• Contact@medicineandislam.org
Follow us on:
Latest News
II&M successfully attended the ISNA convention and had engaging discussions from the 1st to the 4th of September.
Announcing Final Cohort: 'Introduction to the Field of Islamic Bioethics' Course Starts in September! Enjoy 50% off using the 'BIOETHICS50' Code.
initiativemedicine
Latest News
II&M successfully attended the ISNA convention and had engaging discussions from the 1st to the 4th of September.
Announcing Final Cohort: 'Introduction to the Field of Islamic Bioethics' Course Starts in September! Enjoy 50% off using the 'BIOETHICS50' Code.
initiativemedicine

Dignity and Healthcare at End-of-Life

Abrahamic Faiths in a Bioethics Conversation

October 24, 2015

Location: Claremont School of Theology Claremont, California

Event Overview

This one-day event was hosted by Bayan Claremont and co-organized by the Initiative on Islam & Medicine, and sponsored by the Doha International Center for Interfaith Dialogue (DICID). A range of experts, including medical practitioners, academics, and religious leaders from Muslim, Jewish, and Christian backgrounds, examined theological, scientific, and legal dimensions of human dignity and of the healthcare practices and debates surrounding end-of-life. Participants acquired knowledge regarding current thinking at the intersection of religion and care of the dying across the Abrahamic communities, and become better equipped to engage the issues with colleagues, patients, and community members.

Details about the speakers and their talks can be found here

Opening Remarks

Panel 1: Defining Dignity: Theological Roots of the Concept within the Abrahamic Traditions

Dignity in Christian Thought
Dr. Dan Sulmasy (University of Chicago School of Medicine)
Dignity in Jewish Tradition: Its Role in End-of-Life Care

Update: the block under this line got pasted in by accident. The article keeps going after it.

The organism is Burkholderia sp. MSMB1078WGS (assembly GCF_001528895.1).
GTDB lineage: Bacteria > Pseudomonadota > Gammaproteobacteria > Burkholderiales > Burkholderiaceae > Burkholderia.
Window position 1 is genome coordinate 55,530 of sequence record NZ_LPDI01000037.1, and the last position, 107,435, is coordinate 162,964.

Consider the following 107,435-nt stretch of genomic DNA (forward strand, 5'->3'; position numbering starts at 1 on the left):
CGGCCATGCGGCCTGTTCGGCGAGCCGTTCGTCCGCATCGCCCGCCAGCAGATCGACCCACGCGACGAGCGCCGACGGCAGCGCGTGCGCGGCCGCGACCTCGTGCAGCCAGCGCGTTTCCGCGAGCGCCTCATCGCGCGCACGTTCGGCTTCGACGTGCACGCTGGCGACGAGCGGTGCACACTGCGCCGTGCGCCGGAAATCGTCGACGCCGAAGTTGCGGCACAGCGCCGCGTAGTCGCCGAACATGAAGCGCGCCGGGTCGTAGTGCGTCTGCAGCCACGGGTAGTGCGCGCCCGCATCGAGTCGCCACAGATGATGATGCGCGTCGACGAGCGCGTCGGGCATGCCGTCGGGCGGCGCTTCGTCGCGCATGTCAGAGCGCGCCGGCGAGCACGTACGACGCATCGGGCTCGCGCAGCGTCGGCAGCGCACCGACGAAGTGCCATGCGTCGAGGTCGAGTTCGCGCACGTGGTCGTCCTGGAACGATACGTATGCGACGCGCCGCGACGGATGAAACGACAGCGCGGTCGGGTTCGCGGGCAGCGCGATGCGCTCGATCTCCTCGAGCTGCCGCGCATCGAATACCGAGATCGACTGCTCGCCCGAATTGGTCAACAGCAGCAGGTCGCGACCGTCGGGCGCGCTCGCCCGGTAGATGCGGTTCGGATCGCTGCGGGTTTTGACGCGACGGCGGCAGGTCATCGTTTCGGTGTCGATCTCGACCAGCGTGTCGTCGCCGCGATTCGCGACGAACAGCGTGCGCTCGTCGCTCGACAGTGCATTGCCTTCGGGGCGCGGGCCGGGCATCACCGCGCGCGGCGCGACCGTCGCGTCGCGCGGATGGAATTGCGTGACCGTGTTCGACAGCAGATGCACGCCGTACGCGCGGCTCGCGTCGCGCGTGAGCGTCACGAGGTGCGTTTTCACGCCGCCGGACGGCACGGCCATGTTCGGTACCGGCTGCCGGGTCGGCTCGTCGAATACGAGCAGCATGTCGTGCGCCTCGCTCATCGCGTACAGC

Rabbi Dr. Barry Kinzbrunner (VITAS Healthcare)
Dignity in the Islamic Tradition
Shaykh Yassir Fazaga (Orange County Islamic Foundation)

Panel 2: Moral and Medical Tensions in an Age of “Medicalized” Care for the Dying

Ars moriendi, the Art of Dying Well
Dr. Lydia Dugdale (Yale School of Medicine)
Lessons from “a Goses”
Dr. Kenneth Prager (Columbia University Medical Center)
Islamic Perspectives on Clinical Intervention at the End-of-Life:
Dr. Aasim Padela (University of Chicago School of Medicine)

Panel 3: Religious and Professional Narratives on Being Present and Witnessing the End of Life

Walking the Path through the Wilderness of Grief: A Spiritual Journey

Rabbi Anne Brener (Academy for Jewish Religion, California)

Neural Substrates of Consciousness and Metaphysics of the Soul

Dr. Faisal Qazi (Stroke Center, San Antonio Community Hospital)

Accompanying the Dying: Muslim and Christian Perspectives

Rev. Dr. Patrick J. Ryan (Fordham University)

Dinner Banquet Keynote Address

Dying with Dignity

Dr. Eba Hathout (Hassan Hathout Legacy Foundation)

Downloadable Materials

Initiative on Islam and Medicine © 2022 - All Rights Reserved. Designed and Powered By Digaptics

Mufti Nazim Khutbah

Padela Khutbah

Shkifah Khutbah

Intervention Study

Qualitative Study and Interviews

Fifty Muslim multiethnicity women (40 years old and above) were interviewed (6 focused group) and 19 in individual interviews. We found religious beliefs did informed mammography intention, which includes (1) the perceived religious duty to care for one’s health, (2) religious practices as methods of disease prevention, (3) fatalistic notions about health, and (4) comfort with gender concordant health care.

Quantitative Study and survey

240, 40 years of age or older, were surveyed (72 respondents were Arab, 71 South Asian, 59 African American, and 38 from another ethnicity). We found that positive religious coping and perceived religious discrimination in health settings significantly (negatively) affected mammogram adherence among Muslim women in Chicago.

American Cancer Society mammogram recommendations

Mammogram recommendation for women at average risk or breast cancer

  • Women between 40 and 44 have a choice to have a mammography every year.
  • Women 45 to 54 should get mammograms every year.
  • Women 55 and older can switch to a mammogram every other year, or they can choose to continue yearly mammograms.

3R model

Reframing “switch train tracks”
  • Keep the barriers belief intact but change the way one thinks about it so it is consonant with the desired health behavior
  • Normalizes the barrier belief
Reprioritize: “show them a better train”
  • Introduce a new belief and create higher valence for it than the barrier belief
  • Normalization of the barrier belief is optional
Reform: “breakdown the train carriage”
  • Negate the barrier belief by demonstrating its faults by appealing to authority structures

Login To View Video